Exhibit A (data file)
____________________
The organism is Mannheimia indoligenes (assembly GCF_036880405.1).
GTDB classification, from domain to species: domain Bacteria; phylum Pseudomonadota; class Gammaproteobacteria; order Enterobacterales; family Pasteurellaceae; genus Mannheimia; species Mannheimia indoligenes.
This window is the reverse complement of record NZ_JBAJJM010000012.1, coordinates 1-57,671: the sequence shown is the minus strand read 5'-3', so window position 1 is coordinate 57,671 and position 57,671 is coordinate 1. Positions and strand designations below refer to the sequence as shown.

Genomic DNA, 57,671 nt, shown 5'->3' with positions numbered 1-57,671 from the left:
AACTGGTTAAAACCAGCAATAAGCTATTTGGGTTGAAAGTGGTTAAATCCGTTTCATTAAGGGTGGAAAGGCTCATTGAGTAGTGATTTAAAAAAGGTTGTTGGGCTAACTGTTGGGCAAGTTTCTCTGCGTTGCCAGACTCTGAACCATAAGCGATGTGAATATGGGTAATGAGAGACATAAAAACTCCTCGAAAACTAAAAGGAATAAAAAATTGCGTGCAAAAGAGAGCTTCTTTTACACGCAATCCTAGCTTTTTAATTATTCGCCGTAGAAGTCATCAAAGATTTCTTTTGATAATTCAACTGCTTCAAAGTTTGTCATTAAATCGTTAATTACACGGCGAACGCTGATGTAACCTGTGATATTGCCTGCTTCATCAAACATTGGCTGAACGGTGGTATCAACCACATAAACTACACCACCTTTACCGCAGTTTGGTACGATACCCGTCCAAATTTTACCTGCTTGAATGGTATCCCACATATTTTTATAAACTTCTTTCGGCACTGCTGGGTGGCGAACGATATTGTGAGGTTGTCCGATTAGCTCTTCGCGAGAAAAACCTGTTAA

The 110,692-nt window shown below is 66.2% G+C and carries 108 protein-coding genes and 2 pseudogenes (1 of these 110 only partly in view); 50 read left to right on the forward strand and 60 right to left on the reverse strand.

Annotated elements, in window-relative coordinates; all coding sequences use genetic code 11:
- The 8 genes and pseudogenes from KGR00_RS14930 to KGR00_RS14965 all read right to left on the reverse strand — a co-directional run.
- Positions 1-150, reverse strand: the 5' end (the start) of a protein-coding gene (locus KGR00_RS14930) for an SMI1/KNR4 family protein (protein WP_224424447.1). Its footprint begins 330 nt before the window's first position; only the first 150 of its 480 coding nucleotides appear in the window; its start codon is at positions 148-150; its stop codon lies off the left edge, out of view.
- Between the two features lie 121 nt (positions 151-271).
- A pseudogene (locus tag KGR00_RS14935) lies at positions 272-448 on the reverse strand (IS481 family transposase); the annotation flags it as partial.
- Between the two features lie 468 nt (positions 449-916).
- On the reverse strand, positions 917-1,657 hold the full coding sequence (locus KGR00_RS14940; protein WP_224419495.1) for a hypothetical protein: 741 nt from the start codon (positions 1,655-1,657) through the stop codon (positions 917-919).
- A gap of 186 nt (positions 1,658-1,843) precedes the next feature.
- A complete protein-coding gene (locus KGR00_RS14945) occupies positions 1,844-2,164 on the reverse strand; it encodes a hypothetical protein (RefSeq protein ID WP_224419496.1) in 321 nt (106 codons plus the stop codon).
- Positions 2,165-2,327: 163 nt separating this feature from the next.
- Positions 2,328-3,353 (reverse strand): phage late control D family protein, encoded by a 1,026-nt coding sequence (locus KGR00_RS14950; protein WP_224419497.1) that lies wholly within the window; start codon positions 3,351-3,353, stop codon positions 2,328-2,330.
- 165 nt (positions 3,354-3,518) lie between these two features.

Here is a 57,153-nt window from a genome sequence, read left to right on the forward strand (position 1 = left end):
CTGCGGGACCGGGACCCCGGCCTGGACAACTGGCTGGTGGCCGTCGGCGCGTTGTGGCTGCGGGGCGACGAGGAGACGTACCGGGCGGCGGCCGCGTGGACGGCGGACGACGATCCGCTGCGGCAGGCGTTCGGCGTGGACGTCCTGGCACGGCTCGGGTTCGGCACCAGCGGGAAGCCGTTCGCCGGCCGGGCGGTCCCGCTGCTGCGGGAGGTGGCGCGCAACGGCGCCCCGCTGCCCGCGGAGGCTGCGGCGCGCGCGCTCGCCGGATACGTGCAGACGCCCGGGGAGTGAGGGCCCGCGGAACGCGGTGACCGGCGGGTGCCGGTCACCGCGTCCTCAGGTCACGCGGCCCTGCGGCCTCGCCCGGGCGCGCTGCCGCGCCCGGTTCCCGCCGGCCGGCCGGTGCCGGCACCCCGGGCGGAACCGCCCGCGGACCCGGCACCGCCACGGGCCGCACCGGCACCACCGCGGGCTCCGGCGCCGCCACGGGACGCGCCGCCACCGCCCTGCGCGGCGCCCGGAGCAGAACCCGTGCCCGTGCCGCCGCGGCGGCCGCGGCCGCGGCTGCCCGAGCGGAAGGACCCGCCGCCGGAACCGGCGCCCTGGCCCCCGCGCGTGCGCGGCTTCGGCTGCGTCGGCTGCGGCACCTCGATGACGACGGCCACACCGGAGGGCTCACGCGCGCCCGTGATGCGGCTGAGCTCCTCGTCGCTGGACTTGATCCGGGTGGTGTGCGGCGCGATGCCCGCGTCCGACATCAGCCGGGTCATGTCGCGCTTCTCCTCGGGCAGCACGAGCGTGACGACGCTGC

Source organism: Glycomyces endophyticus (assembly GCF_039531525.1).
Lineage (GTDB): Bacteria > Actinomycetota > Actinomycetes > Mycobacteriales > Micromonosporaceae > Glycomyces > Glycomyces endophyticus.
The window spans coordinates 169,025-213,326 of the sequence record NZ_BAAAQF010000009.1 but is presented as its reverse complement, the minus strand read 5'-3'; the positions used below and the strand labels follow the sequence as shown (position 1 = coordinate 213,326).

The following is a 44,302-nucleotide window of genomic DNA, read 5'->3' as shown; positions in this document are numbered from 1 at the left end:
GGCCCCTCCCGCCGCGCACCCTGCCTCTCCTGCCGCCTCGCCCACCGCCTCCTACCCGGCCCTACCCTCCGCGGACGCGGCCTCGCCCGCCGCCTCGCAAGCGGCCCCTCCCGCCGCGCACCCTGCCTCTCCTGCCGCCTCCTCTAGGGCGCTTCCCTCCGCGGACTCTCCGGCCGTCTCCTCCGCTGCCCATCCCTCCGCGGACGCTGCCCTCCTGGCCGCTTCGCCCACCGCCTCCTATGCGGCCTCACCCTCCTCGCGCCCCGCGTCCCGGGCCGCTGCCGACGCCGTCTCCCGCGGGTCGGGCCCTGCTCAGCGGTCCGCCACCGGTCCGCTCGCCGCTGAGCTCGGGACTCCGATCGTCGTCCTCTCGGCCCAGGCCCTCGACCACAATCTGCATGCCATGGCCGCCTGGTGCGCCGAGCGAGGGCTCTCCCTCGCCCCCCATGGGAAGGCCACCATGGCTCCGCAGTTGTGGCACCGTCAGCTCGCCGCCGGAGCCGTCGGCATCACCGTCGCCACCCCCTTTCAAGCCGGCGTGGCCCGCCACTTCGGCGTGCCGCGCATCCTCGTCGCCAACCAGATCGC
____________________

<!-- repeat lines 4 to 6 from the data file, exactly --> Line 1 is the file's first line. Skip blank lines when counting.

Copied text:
Genomic DNA, 57,671 nt, shown 5'->3' with positions numbered 1-57,671 from the left:
AACTGGTTAAAACCAGCAATAAGCTATTTGGGTTGAAAGTGGTTAAATCCGTTTCATTAAGGGTGGAAAGGCTCATTGAGTAGTGATTTAAAAAAGGTTGTTGGGCTAACTGTTGGGCAAGTTTCTCTGCGTTGCCAGACTCTGAACCATAAGCGATGTGAATATGGGTAATGAGAGACATAAAAACTCCTCGAAAACTAAAAGGAATAAAAAATTGCGTGCAAAAGAGAGCTTCTTTTACACGCAATCCTAGCTTTTTAATTATTCGCCGTAGAAGTCATCAAAGATTTCTTTTGATAATTCAACTGCTTCAAAGTTTGTCATTAAATCGTTAATTACACGGCGAACGCTGATGTAACCTGTGATATTGCCTGCTTCATCAAACATTGGCTGAACGGTGGTATCAACCACATAAACTACACCACCTTTACCGCAGTTTGGTACGATACCCGTCCAAATTTTACCTGCTTGAATGGTATCCCACATATTTTTATAAACTTCTTTCGGCACTGCTGGGTGGCGAACGATATTGTGAGGTTGTCCGATTAGCTCTTCGCGAGAAAAACCTGTTAA

The 110,692-nt window shown below is 66.2% G+C and carries 108 protein-coding genes and 2 pseudogenes (1 of these 110 only partly in view); 50 read left to right on the forward strand and 60 right to left on the reverse strand.